But military action is already ongoing – the US has launched more than 100 air strikes on Isis positions in northern Iraq in the past month to try to contain the progress of the militants, who have seized a vast swathe of Syria and Iraq.
Kerry said there would be many ways to take the fight to Isis. US officials cited the valuable expertise of America’s allies such as British and Australian special operations, Jordanian intelligence, Turkish border control and Saudi Arabia’s ability to cut off financing to radicals.
Kerry stressed the length of the commitment necessary. “We have the ability to destroy [Isis]. It may take a year, it may take two years, may take three years, but we are determined it has to happen. The effort to destroy and degrade [Isis] will take time and persistence”.
He said Friday’s initiative proved: “We have the ability to come together, that our capacities of defence are not frozen in an old model that we cannot respond to something like this.”
Philip Hammond, the British foreign secretary, who chaired the meeting with Kerry, said: “It’s going to be a long campaign; not necessarily a military one, but a campaign to turn the tide, to cut off the funding, to undermine the recruiting, to cut off the support that they’re receiving from some of the countries around the world and to push [them] back.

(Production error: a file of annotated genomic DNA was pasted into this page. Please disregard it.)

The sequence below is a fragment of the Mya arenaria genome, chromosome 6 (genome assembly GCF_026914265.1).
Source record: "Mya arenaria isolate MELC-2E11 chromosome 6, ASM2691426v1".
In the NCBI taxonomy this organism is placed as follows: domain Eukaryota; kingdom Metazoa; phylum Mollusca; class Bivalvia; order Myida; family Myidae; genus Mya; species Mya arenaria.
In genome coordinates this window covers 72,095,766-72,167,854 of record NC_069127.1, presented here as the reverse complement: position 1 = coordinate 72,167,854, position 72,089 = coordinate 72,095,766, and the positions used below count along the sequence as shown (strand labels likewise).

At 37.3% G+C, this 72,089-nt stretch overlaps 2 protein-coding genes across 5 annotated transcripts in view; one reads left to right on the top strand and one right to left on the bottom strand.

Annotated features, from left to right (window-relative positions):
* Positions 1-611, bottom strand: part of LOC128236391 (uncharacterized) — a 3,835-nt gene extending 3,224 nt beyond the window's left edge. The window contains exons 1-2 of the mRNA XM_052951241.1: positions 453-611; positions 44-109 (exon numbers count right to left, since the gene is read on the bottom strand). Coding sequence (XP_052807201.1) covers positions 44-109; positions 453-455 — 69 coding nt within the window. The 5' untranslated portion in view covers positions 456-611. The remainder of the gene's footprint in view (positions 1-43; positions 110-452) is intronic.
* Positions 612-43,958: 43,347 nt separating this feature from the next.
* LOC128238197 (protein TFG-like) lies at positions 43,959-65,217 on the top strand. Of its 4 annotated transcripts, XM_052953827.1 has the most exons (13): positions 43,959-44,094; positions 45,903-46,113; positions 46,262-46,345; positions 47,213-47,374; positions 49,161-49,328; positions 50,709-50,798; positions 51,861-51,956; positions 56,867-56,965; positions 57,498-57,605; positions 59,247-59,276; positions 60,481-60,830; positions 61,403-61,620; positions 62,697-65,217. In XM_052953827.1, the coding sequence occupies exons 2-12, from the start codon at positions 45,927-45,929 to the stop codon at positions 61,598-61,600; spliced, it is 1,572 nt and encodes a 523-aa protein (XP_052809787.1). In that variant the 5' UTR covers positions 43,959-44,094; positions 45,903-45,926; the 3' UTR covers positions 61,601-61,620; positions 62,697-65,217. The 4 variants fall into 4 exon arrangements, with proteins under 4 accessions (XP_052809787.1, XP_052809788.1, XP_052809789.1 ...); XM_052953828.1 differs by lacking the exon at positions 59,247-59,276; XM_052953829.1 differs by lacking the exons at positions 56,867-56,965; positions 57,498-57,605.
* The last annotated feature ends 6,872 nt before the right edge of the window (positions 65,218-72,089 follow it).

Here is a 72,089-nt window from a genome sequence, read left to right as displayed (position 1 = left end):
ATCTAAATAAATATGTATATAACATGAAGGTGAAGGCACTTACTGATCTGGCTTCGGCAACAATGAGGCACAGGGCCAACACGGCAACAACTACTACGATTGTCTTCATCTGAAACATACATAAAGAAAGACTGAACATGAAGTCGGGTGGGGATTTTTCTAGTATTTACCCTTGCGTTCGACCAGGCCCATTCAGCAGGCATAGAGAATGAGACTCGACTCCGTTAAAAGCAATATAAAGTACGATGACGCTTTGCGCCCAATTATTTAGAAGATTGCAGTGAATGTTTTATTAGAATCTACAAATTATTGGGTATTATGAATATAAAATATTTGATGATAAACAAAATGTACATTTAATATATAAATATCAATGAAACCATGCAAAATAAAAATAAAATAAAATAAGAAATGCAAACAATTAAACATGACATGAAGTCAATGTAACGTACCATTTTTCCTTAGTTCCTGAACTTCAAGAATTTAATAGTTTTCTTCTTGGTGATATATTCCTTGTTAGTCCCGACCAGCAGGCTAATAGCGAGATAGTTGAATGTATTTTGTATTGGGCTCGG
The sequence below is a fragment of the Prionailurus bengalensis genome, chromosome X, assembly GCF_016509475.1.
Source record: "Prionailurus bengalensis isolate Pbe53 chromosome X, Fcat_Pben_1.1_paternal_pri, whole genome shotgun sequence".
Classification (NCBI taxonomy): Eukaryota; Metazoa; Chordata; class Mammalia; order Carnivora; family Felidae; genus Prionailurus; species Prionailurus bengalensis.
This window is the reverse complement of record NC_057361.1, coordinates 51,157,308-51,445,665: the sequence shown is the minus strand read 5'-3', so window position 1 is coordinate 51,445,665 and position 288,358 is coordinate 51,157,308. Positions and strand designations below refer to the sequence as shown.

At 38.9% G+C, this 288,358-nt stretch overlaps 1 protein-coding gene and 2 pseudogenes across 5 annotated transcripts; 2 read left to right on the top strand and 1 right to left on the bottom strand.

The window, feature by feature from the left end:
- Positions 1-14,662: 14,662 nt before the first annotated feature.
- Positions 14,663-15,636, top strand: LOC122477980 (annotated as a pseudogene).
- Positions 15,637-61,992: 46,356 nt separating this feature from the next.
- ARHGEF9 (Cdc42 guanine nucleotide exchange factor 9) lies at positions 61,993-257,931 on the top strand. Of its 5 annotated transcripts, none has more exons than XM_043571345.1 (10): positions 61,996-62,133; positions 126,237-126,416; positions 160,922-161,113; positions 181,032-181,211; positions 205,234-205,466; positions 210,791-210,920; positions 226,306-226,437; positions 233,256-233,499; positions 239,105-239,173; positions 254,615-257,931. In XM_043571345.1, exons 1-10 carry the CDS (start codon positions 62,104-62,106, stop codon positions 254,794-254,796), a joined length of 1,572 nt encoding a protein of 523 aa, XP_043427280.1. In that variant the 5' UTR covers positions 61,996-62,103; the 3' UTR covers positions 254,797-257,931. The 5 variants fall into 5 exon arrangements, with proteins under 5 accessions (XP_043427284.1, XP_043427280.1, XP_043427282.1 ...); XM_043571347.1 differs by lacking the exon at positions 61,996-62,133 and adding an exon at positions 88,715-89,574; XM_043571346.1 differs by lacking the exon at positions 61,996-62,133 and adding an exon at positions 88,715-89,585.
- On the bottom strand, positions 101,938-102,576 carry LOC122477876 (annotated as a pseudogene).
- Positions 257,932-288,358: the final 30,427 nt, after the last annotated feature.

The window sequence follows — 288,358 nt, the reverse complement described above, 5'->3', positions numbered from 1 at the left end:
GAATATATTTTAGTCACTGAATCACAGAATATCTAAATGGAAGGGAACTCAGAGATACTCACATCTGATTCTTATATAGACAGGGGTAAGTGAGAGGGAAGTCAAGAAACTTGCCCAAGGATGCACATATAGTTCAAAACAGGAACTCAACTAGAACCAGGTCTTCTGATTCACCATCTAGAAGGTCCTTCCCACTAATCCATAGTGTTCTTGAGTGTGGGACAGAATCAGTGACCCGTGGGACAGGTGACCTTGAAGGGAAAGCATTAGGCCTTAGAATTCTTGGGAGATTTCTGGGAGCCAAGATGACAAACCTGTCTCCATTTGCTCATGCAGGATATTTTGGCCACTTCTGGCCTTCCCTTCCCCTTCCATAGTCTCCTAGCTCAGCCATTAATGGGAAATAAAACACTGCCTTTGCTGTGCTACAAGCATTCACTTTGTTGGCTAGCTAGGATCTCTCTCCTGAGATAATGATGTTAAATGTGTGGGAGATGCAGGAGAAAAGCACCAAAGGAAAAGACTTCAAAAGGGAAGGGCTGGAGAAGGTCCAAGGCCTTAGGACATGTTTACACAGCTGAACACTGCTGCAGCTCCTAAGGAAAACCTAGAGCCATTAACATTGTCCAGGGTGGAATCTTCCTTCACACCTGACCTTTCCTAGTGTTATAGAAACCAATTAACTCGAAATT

Nato also announced it would offer to build defence capacity in Iraq if requested by the new non-sectarian government due to be formed by the end of next week. The secretary general, Anders Fogh Rasmussen, said Nato would also co-ordinate the humanitarian airlift in Iraq as well as an information exchange on jihadi fighters returning to their home countries.
In a sign of early support from the Middle East, the United Arab Emirates foreign ministry released an unusually strong statement condemning the atrocities committed by Isis.